I've long admired the gothy work of cartoonist Richard Sala. He delicately balances the line between horror and humor as few can. His latest graphic novel, Delphine, is his darkest effort to date. It's a modern-day retelling of Snow White as experienced by the prince. In Sala's version, a pair of college students fall in love. She (Delphine) tells him (we never earn his name) she must go home to take care of her sick father and gives him a phone number so they can stay in touch. But when he calls the number, he finds out that the phone service has been disconnected. He takes a train to her village to see if he can find her. Instead of finding her, he meets a cast of sinister characters who take him on an After Hours-style misadventure.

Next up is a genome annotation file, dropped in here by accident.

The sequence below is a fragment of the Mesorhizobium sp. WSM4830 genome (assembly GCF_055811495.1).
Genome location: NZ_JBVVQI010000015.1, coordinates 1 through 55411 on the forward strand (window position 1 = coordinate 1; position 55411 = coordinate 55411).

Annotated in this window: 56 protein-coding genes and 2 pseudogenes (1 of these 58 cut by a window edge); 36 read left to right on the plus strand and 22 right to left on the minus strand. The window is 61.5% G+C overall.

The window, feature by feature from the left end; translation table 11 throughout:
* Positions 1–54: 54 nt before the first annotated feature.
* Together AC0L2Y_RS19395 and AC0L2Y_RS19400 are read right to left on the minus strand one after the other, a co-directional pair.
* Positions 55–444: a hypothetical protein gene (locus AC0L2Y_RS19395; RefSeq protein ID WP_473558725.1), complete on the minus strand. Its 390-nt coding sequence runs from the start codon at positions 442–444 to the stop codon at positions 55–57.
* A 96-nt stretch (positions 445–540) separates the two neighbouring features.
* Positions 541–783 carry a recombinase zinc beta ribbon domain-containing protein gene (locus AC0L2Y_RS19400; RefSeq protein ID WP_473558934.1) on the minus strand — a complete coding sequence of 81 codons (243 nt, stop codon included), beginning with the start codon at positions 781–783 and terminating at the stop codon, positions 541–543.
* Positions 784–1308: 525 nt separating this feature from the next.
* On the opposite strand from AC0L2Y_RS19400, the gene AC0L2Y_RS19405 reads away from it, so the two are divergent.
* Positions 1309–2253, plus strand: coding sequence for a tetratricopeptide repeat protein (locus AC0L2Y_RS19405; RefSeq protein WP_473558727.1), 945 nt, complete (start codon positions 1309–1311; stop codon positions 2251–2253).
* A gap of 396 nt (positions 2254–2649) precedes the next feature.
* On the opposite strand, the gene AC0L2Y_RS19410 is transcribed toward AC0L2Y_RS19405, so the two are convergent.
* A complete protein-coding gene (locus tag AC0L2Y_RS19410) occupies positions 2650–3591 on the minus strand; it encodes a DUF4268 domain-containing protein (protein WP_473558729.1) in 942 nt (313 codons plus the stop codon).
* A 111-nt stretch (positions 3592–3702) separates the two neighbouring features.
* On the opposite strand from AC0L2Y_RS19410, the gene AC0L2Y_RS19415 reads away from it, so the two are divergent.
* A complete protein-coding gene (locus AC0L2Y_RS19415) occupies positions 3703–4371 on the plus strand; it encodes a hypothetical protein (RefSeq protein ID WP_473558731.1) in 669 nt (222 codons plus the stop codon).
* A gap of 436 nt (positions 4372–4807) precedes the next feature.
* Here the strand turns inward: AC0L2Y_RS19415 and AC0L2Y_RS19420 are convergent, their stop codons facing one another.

After I read Delphine, I realized that much of what happened remained enigmatic, but I didn't mind. The enjoyment in this novel comes from visiting the wicked village and meeting the creeps who inhabit it.
Mark Frauenfelder is the founder of Boing Boing and the editor-in-chief of MAKE and Cool Tools. Twitter: @frauenfelder. His new book is Maker Dad: Lunch Box Guitars, Antigravity Jars, and 22 Other Incredibly Cool Father-Daughter DIY Projects